Wednesday 15 August 2018

Obituary: Trevor Baylis

Circus performer turned inventor whose wind-up radio brought information to Africa's rural poor

DETERMINED: Trevor Baylis created his radio against the odds
DETERMINED: Trevor Baylis created his radio against the odds

Trevor Baylis, who died last Monday aged 80, was the inspired creator of the "clockwork radio"; his simple yet effective design won him recognition as one of Britain's foremost inventors.

Baylis got the idea for the wind-up radio in the early 1990s after seeing a television report on the spread of Aids in Africa, which also showed how basic radio communication was an impossibility for many rural Africans.

"My only motivation," he said in 1997, "was the pure mechanical challenge of getting a clockwork radio to work." From his garden shed on Eel Pie Island, Twickenham, he soon developed an elementary concept and built his Freeplay Radio, powered by a spring energy dynamo, an idea inspired by the old-fashioned wind-up gramophone. (Later versions stored the energy in rechargeable batteries.) But Baylis found it difficult to get commercial backing, or even to persuade companies to pay attention, something which only fuelled his determination.

Philips, Marconi and Richard Branson's Virgin all turned him down, and Baylis was laughed out of an office in Glasgow, after travelling for five hours to be told that no one would meet him. Eventually, in 1994, an appearance on the BBC's Tomorrow's World programme gave his radio the springboard it needed.

It was instantly recognised as a winner by Christopher Staines, an accountant, and Rory Stear, a South African entrepreneur. They took the design to South Africa, where it was manufactured by Baylis's newly formed company Baygen in factories staffed as much as possible by disabled workers. When he was first taken to see the operation, he was overcome with emotion and wept.

Like many of Baylis's inventions, the Freeplay Radio had a humanitarian dimension, as it helped the rural poor to have access to education and information. Baylis also reckoned to have developed some 200 products for use by the disabled - he called them the Orange Aid range. In 1999 he sought a wider market and co-founded the Electric Shoe Company and the Personal Power Company, making gadgets that powered mobile telephone batteries through walking.

The only child of a quality inspector in a rubber factory, Trevor Graham Baylis was born at Hendon, northwest London, on May 13, 1937, and grew up at Southall in west London. He had a difficult childhood: repeated sexual abuse at the hands of a curate when he was six made him virulently anti-religious.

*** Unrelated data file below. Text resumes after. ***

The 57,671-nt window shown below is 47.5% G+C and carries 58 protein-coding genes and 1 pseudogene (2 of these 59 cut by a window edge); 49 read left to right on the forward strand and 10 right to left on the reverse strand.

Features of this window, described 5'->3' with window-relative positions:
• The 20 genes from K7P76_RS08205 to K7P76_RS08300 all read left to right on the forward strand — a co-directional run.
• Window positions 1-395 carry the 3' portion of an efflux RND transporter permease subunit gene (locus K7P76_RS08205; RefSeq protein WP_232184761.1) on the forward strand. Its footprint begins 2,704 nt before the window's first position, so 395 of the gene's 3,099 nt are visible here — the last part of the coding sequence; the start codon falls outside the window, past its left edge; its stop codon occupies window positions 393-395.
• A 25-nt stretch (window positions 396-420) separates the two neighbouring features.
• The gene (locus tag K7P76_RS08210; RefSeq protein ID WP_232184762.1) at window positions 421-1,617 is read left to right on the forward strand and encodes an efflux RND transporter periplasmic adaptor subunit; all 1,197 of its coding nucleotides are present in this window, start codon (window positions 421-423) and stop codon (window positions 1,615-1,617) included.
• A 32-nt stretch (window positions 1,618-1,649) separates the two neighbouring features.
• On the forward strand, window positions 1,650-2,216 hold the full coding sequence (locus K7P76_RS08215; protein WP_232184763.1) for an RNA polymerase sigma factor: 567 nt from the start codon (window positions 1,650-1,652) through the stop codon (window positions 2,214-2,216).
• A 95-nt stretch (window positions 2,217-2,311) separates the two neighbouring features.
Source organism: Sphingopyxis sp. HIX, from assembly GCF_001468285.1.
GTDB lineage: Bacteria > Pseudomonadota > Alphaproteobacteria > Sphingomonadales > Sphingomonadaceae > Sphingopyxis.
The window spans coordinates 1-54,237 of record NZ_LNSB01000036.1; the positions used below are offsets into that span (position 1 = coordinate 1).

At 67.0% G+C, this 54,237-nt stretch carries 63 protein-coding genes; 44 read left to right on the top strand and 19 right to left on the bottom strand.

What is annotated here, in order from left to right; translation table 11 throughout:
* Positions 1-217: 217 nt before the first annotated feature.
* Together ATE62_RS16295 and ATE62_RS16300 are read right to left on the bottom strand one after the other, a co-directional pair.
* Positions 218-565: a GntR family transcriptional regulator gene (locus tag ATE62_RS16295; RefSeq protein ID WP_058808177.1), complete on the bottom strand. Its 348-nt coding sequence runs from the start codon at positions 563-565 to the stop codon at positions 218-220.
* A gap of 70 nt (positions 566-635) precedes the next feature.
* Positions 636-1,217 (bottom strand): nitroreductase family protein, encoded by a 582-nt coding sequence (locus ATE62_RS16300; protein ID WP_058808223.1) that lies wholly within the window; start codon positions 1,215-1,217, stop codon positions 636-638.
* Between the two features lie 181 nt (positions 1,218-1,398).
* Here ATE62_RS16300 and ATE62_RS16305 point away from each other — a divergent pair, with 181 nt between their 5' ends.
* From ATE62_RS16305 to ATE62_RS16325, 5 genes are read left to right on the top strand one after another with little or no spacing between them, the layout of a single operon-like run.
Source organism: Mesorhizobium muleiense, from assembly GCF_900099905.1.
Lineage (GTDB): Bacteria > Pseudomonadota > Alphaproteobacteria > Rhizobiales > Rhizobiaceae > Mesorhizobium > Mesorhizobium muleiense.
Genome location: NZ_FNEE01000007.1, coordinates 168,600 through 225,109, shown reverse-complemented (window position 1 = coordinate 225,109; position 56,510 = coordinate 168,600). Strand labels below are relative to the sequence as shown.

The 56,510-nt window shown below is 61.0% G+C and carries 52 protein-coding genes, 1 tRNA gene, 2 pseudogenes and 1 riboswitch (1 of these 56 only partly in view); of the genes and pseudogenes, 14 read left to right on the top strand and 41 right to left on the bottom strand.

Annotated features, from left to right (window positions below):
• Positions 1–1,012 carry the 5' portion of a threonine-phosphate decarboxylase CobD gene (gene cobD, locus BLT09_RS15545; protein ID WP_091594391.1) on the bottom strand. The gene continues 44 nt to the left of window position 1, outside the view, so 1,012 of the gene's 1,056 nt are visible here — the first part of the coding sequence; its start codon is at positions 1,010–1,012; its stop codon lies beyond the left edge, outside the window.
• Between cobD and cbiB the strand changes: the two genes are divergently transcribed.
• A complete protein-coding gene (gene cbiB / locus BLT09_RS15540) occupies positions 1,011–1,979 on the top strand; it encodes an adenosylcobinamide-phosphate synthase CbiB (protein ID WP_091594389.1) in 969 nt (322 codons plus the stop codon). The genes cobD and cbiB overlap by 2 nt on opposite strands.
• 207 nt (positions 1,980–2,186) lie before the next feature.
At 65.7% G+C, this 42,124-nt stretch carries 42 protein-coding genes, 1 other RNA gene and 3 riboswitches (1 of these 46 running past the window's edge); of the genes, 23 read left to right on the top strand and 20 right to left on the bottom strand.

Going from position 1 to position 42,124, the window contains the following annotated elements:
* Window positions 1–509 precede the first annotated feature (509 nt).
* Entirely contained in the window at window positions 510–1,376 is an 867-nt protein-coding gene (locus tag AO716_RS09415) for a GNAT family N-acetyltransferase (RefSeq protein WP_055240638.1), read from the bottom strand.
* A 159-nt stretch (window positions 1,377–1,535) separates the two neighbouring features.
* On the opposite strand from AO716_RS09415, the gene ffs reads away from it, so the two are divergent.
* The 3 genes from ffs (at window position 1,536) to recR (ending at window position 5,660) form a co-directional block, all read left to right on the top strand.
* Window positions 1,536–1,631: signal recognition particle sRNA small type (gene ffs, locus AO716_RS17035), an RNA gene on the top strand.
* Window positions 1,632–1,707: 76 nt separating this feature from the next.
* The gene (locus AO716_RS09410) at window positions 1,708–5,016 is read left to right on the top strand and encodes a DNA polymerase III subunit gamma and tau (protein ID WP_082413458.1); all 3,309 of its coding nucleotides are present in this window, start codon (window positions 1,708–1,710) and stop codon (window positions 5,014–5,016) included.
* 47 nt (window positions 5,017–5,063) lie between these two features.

After failing the 11-plus, "quite miserably I think, because I could hardly write my name", he attended Dormers Wells secondary modern school, Southall. Although rated difficult and pig-headed by his teachers, Baylis was no duffer: he represented Great Britain at swimming at the age of 15, and throughout his teenage years a passion for Meccano sets stimulated an aptitude for inventing and technology, which he later developed by taking day release courses in radio while working as a sewer mechanic. He is said to have once driven friends into town in a car fuelled by whisky and turps; aged 14 he built his first diesel engine.

After completing his National Service as a PT instructor, he became a swimming pool salesman before going into stunt diving and underwater escapology. By the 1960s he was making a reasonable living performing with a German circus.

He turned to inventing in 1982 as the result of a wager with a friend. "I bet a mate £20 that I could invent an aid for the disabled in less than half an hour," he recalled. "I lost. It took me 35 minutes."

Among his many labour-saving devices for the disabled were a one-handed tin opener and foot-operated scissors. As a former stuntman, Baylis believed that paralysis was merely "a banana skin away", and argued that we should do all that we could to ease the lives of others.

He became a prominent campaigner for the establishment of an academy of inventors to provide advice and protect them from "spivs, crooks and vulture capitalists". Such a body, he argued, would ensure that more inventions would see the light of day.

He also believed that inventors should be given help with the business side of their work and he established the Trevor Baylis Foundation, lobbying politicians to gain support for his cause while making an extra living as an after-dinner speaker. Later he lent his name to Trevor Baylis Brands, which supports inventors.

In the cluttered garden shed where he produced many of his gadgets, Baylis gave the appearance of an eccentric boffin, but his success sprang from an infallible self-belief and an unflagging enthusiasm for creativity in science.

A self-built home on Eel Pie Island, shambolically chaotic but with its own indoor swimming pool, testified to his design and construction talents. Spurning married life in favour of independence, he lived there alone for many years with his dog Monty.

In 1996, Baylis's Freeplay Radio received the BBC Best Design Award. In 1999 he was named Pipe Smoker of the Year. His autobiography Clock This appeared in 1999.

© Telegraph

Sunday Independent

Business Newsletter

Read the leading stories from the world of Business.

Also in Business